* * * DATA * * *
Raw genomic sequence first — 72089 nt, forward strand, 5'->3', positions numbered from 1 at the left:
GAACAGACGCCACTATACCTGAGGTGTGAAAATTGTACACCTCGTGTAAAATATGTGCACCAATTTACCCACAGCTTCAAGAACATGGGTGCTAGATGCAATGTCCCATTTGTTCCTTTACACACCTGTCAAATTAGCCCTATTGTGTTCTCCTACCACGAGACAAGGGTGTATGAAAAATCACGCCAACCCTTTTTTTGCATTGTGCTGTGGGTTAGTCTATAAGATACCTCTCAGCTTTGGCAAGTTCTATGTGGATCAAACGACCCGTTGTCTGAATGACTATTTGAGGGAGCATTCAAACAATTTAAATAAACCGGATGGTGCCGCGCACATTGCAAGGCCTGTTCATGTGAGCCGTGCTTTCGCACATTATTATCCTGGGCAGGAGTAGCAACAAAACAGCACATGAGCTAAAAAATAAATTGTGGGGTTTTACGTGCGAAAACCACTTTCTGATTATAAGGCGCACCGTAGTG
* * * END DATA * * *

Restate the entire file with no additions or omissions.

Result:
Raw genomic sequence first — 72089 nt, forward strand, 5'->3', positions numbered from 1 at the left:
GAACAGACGCCACTATACCTGAGGTGTGAAAATTGTACACCTCGTGTAAAATATGTGCACCAATTTACCCACAGCTTCAAGAACATGGGTGCTAGATGCAATGTCCCATTTGTTCCTTTACACACCTGTCAAATTAGCCCTATTGTGTTCTCCTACCACGAGACAAGGGTGTATGAAAAATCACGCCAACCCTTTTTTTGCATTGTGCTGTGGGTTAGTCTATAAGATACCTCTCAGCTTTGGCAAGTTCTATGTGGATCAAACGACCCGTTGTCTGAATGACTATTTGAGGGAGCATTCAAACAATTTAAATAAACCGGATGGTGCCGCGCACATTGCAAGGCCTGTTCATGTGAGCCGTGCTTTCGCACATTATTATCCTGGGCAGGAGTAGCAACAAAACAGCACATGAGCTAAAAAATAAATTGTGGGGTTTTACGTGCGAAAACCACTTTCTGATTATAAGGCGCACCGTAGTG